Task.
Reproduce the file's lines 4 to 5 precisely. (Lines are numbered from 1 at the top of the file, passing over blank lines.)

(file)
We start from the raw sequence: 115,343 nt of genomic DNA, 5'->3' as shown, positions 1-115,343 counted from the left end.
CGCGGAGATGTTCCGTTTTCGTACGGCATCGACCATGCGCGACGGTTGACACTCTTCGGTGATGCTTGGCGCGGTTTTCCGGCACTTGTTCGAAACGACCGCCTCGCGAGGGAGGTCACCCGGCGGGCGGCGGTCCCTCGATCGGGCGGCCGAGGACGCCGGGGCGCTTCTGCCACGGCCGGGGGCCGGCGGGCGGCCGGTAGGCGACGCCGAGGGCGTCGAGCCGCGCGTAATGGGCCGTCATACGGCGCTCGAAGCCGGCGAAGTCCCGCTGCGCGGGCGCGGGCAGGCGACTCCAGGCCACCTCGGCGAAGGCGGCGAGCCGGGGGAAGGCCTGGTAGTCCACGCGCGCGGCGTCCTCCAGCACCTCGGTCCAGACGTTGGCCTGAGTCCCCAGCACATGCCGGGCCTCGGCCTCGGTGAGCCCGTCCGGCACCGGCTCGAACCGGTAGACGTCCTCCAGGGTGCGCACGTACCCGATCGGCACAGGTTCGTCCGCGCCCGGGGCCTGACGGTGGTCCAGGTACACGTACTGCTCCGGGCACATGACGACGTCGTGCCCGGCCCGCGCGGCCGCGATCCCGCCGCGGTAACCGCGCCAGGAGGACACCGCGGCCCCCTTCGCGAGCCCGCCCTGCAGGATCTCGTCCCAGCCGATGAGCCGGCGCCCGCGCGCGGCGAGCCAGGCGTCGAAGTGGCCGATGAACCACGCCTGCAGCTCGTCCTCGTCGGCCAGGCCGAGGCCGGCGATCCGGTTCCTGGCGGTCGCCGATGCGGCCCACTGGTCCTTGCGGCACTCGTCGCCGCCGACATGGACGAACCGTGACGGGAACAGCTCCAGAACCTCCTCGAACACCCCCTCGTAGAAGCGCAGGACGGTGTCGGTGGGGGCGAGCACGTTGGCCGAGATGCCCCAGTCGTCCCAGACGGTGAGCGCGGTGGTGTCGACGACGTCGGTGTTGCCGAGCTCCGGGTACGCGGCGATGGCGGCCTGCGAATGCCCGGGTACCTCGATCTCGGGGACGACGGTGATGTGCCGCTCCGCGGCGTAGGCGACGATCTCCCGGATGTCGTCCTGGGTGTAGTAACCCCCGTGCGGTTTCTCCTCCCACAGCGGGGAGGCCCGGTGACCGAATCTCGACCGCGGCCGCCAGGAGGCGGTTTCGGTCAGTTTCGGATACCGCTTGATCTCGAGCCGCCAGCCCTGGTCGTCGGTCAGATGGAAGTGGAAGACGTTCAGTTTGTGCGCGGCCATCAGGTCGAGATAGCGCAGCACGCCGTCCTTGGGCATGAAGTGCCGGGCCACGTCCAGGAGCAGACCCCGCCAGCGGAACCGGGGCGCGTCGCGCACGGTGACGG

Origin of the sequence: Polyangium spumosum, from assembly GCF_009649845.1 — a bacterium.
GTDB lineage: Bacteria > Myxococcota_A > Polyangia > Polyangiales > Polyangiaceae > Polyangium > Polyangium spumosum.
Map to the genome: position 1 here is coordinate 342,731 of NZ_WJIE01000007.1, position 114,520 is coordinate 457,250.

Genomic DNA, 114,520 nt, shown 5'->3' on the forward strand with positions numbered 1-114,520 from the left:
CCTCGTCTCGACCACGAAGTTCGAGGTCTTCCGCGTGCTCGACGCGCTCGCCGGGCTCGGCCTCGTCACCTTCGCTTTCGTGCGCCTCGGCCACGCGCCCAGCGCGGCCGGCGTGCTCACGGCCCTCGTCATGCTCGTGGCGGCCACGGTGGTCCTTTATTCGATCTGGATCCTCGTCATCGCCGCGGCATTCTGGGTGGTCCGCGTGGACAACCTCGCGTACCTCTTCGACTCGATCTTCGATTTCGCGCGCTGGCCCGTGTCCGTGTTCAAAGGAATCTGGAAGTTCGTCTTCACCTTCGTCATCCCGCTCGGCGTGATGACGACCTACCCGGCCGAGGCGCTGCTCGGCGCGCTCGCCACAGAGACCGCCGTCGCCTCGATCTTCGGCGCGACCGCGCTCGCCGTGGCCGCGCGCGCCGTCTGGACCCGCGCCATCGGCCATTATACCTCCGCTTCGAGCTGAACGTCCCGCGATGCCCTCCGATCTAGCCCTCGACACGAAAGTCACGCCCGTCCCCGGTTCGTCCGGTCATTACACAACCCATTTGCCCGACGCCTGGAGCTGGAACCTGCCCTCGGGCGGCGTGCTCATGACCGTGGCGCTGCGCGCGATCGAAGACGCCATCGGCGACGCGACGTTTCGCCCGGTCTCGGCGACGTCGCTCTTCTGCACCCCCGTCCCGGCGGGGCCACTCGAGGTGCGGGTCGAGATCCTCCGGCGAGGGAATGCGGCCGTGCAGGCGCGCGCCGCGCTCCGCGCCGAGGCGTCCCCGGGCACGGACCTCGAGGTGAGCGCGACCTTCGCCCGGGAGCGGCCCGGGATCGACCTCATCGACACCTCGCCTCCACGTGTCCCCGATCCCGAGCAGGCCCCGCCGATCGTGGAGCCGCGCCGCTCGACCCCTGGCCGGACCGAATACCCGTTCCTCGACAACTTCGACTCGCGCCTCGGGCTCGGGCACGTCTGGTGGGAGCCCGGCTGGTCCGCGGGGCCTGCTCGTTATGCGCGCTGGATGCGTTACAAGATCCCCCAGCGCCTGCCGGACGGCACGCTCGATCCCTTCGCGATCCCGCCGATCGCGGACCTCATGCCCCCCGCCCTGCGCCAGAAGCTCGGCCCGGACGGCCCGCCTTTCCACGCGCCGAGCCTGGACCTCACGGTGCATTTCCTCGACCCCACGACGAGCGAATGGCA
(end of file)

GTDB lineage: Bacteria > Myxococcota_A > Polyangia > Polyangiales > Polyangiaceae > Polyangium > Polyangium spumosum.
Map to the genome: position 1 here is coordinate 342,731 of NZ_WJIE01000007.1, position 114,520 is coordinate 457,250.